Did you know that a small plant in Clendenin, West Virginia is where the petrochemical industry began? Petrochemicals are chemicals made from petroleum and natural gas.
To recognize the tremendous impact West Virginia and its citizens have had on the petrochemical industry as a whole, the American Chemical Society (ACS) honored Union Carbide’s foundation of the petrochemical industry with a National Historic Chemical Landmark (NHCL) in a ceremony in Clendenin, West Virginia, on Sept. 10, 2021. This landmark was made possible by the Kanawha Valley Section of the ACS, West Virginia State University, Union Carbide and the Curme family. Additionally, a scholarship has been set up in Dr. Crume’s honor to help students complete their STEM degree and support innovation.
“Chemical and polymer companies have thrived in West Virginia for generations. While many advantages that attracted multinational companies are still present, structural shifts have made West Virginia even more competitive as a global chemical and polymer hub,” said West Virginia Department of Economic Development Executive Director Mike Graney. “We hope that this wonderful recognition shows prospective chemical companies that West Virginia has what they need to succeed.”
The Carbide and Carbon Chemicals Corporation was formed in 1920 to develop a process to manufacture ethylene. This versatile chemical can be converted into several industrially useful compounds. Moving to ethylene was a revolutionary step because other plants at the time were using acetylene instead.
These days, we use ethylene to create plastic, used for everything from electrical insulation to flexible packaging. Ethylene production — which topped 190 million tons worldwide in 2019 — forms the basis of today’s multi-billion-dollar chemical industry, making major contributions in the packaging, automobile, oil, medical, rubber, plastic and other industries around the world. Ethylene is a key raw material for making products used in nearly every part of modern life (acs.org). Being the first company to make the move to ethylene was monumental for the Carbide and Carbon Chemicals Corporation, and it put West Virginia on the map as a leading producer in the petrochemical industry.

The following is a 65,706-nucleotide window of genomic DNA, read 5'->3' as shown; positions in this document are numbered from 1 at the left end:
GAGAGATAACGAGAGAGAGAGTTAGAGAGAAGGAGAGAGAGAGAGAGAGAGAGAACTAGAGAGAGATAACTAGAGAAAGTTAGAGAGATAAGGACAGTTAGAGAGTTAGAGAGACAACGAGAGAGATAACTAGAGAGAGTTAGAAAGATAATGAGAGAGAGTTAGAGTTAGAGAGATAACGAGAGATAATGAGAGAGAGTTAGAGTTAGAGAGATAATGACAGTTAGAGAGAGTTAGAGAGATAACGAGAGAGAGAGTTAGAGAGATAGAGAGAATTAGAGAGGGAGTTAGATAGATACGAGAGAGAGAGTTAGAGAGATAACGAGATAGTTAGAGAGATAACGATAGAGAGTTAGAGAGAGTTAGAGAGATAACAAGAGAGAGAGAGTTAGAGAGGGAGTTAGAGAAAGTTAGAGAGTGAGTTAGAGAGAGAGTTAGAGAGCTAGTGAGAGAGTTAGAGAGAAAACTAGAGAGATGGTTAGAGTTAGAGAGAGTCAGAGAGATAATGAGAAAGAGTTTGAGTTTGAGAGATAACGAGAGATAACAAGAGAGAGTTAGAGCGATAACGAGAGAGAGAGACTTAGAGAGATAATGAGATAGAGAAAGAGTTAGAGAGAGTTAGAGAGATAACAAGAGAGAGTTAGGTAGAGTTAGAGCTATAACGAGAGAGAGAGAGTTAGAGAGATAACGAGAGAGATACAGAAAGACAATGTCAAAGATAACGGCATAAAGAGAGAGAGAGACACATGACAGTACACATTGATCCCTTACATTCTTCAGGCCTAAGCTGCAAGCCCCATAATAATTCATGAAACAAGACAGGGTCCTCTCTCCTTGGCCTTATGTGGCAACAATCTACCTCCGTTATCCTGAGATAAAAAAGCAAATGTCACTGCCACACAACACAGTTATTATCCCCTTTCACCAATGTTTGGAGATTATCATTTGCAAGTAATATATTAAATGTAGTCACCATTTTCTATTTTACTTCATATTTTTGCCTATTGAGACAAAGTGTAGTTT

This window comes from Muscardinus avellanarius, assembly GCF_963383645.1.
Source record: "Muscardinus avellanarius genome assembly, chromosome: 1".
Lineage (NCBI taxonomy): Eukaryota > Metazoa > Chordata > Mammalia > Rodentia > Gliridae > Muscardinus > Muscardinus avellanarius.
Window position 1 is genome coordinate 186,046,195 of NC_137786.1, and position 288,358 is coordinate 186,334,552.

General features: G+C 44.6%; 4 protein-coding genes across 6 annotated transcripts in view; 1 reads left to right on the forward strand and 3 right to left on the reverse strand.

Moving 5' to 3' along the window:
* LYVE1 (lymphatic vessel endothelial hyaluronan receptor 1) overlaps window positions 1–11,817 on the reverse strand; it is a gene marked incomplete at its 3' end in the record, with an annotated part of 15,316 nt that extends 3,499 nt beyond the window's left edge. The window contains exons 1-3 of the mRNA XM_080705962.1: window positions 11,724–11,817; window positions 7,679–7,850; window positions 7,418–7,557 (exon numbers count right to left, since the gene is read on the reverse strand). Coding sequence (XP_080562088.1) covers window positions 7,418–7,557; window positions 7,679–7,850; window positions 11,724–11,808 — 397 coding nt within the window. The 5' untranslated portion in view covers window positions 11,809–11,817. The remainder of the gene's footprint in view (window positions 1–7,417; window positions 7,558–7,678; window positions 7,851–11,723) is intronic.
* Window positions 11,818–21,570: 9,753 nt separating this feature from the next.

Chemical Alliance Zone Executive Director Kevin DeGregorio said, “This designation shows how innovative we were in West Virginia way back then, but a deeper dive into the history of Union Carbide, DuPont and others demonstrates how that innovation continued and expanded over the years. Even better, we continue to innovate with new technologies and products from our companies, universities, and a number of budding start-ups.”
Carbide and Carbon Chemicals Corporation originally chose their site in the 1920s in the Kanawha Valley because of the region’s abundance of hydrocarbon-rich gas, and access to river and railroad transportation. These are many reasons that are causing new companies to continue to say #YesWV today. West Virginia has what they need to succeed and gain an immediate competitive advantage.